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哈佛校长的北大演讲:真理的追求与大学的使命

来源:纽约都市新闻网 录入时间:19-03-21 22:36:31


哈佛大学的第29任校长白乐瑞 (Lawrence S. Bacow)

2019年3月20日,哈佛大学校长白乐瑞(Lawrence S. Bacow)参访北京大学并发表了题为《真理的追求与大学的使命》的演讲。

哈佛校长莅临北京大学演讲

演讲原文如下:

谢谢您,郝校长。各位同行、同学、朋友,大家好。今天来到北京大学,我非常荣幸,感谢你们对我的热情欢迎。请接受我对贵校一百二十周年校庆的诚挚祝贺。

更令我感到荣幸的是,我这次到访,恰好是在五四运动百周年纪念日即将到来之际。五四运动是中国历史上一个值得骄傲的时刻。它是一代中国青年对世界的宣言:我们要追求真理,我们相信真理改变未来的力量。时至今日,我们还能听到蔡元培校长的声音: “大学者,‘囊括大典,网罗众家’之学府也…此思想自由之通则,而大学之所以为大也。” 北大人勇于探索新知,敢于推动变革,这首先得益于蔡元培校长的远见卓识。

今天我来到这里,就更热切地想要了解这所创立最早的中国大学之一。北大是为大学之道而建的大学,是为思想自由而建的大学。我来过中国很多次,既有私人旅行,也有公务访问。这次我作为哈佛大学校长访问中国,造访中国优秀的高等学府,感受尤为不同。哈佛和北大都有着对高等教育的坚定信念,两校的学生和学者之间有着深厚的联系和紧密的合作。无论是艺术和建筑,医学和公共卫生,还是工程和环境科学,他们在各个领域中共同创造的知识,都将让世界变得更加美好。我们应该记住,蔡元培不仅领导过北大,还协助创建了中央研究院、上海音乐学院以及国立艺术院。他的努力提醒我们,人文和自然科学都能够提升人类的精神境界,改善人类的生存处境。

从上上个世纪开始,哈佛大学就一直向东方探求知识,谋求合作。1879年,戈鲲化先生带着妻子和六个子女,不远万里从上海来到波士顿,成为了哈佛的第一位中文教师。他从中国带来的经典书卷,是哈佛获得的第一批亚洲语言文献,也是哈佛燕京图书馆最早的馆藏。一百四十年之后,哈佛燕京图书馆已经发展成为拥有一百五十万册藏书的大型图书馆,是亚洲以外最大的东亚学术资料库,其体量在哈佛全校八十余座图书馆中位居第三。哈佛燕京图书馆有很多数字化馆藏,比如“明清妇女著作”数据库,向全球的学者在线提供北大和哈佛共同收藏的珍贵文史资料。

在哈佛大学各学院的教授学者中,有超过三百位中国问题专家利用我们的东亚资料从事研究。我们研究中国的学者数量,在全美所有大学中首屈一指。这些学者和老师们从方方面面推动着我们对中国更深入的理解,包括中国的文化、历史、宗教、人类学、社会学、法律、教育、公共卫生、公共政策,以及商学。上个月,为了准备本次访华,我和他们当中的一些学者共进了午餐,了解了他们丰富的学术成果。那真是一次思想的盛宴。他们让我看到了以多重视角研究复杂的中国问题的必要性,更让我深刻领会了与世界分享中国知识的重要意义。当然,任何个人的能力都比不上集体的力量。哈佛成立了一系列的研究中心和研究所来支持、推广研究。费正清中国研究中心、哈佛亚洲中心以及哈佛中国基金等机构,全面地影响着哈佛对中国的思考方式,从教学研究到交流合作。它们当中最老的是哈佛燕京学社。九十年前,哈燕社正是在这里,从燕京大学的故址起步的。今天它仍然在支持各个领域的中国青年学者的学术成长。我们的这些机构当中最新的是哈佛全球研究基金。它从四年前启动时开始,就一直为不同规模的研究项目提供资金支持,大部分是关于中国的。为气候变化、网络安全、国际关系等重大挑战提供有效研究方法的解决方案,这不是一所大学、甚至一个国家所能做到的。要在这样的领域推动变革和进步,需要很多人跨学校、跨行业、跨文化、甚至跨政府的共同合作。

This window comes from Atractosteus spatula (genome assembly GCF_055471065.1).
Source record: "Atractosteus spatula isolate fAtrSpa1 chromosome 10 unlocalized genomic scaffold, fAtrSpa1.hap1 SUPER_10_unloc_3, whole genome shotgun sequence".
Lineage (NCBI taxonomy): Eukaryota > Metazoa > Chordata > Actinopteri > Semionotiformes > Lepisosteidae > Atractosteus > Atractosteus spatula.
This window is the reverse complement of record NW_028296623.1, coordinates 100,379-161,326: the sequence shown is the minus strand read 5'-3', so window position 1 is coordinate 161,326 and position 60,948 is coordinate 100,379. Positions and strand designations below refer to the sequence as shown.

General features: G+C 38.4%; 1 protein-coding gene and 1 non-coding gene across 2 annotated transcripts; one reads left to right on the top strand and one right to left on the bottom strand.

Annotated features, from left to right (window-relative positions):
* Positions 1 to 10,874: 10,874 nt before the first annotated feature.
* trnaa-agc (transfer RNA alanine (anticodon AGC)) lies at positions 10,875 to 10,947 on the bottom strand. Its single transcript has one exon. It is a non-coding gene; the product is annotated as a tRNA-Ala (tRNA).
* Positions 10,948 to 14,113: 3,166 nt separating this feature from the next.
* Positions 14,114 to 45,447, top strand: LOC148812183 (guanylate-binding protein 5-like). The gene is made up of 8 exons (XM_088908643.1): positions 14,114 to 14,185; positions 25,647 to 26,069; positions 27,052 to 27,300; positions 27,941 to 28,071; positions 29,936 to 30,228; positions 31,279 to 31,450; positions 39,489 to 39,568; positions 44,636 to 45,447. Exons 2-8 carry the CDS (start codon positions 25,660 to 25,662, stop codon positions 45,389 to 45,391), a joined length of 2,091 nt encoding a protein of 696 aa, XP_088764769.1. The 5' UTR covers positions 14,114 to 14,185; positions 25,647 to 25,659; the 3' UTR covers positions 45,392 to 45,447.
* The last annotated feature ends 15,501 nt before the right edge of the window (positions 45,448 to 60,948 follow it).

正因为如此,我们现在如何培养人才和智力资本,就至关重要。在哈佛的校园里,我们欢迎来自世界各地的有志者;我们相信他们能为我们的社区以及更广阔的世界作出贡献。今年一年之内,就有一千多名中国学生和超过一千名中国学者来到哈佛求学求知。这比来自其他任何国家的学生学者都多。他们的足迹遍布哈佛的每个学院。我们还有超过两千五百名中国的校友。如果戈鲲化先生今天能回到波士顿,看到很多和他一样生于中国的学者在哈佛任教,一定会感到欣慰。他如果得知中文已经成为哈佛第二热门的外语科目,一定会感到高兴。

我刚才介绍的这些数据和举例显示了我们对中国社会文化的浓厚兴趣,以及我们为之作出的巨大努力。但数字并不能完整地解释,作为一个大学社区的成员意味着什么。哈佛校园里的每一次对话,每一种互动,都透露着谦逊和希望。我们随时都愿意承认“我不知道”,我们随时都愿意和伙伴们相向行,面对挑战和失败,在追求知识的道路上一起憧憬成功的喜悦发现和创新的过程总是复杂而艰辛的。这个过程需要创造力和想像力,但更重要的是勤奋的工作。卓越不是轻而易举可以获取的,且谁都不可能仅凭一己之力取得成功 。

追求和创造知识的人们之间,总是有一种跨越时空的相互关怀。我还记得七十年代后期,我还是麻省理工学院的年轻教员时,一个中国学术代表团对学校进行过一次历史性的访问。漫长的分离一点都没有削弱师生同事之间的美好感情。他们中的很多人已经几十年没有见过面了,但他们就像刚分开不久的朋友一样相互问候,然后又开始讨论共同关心的学术课题。对我来说,这生动地证明,在严峻的经济政治社会条件下,大学仍然可以成为力量的来源。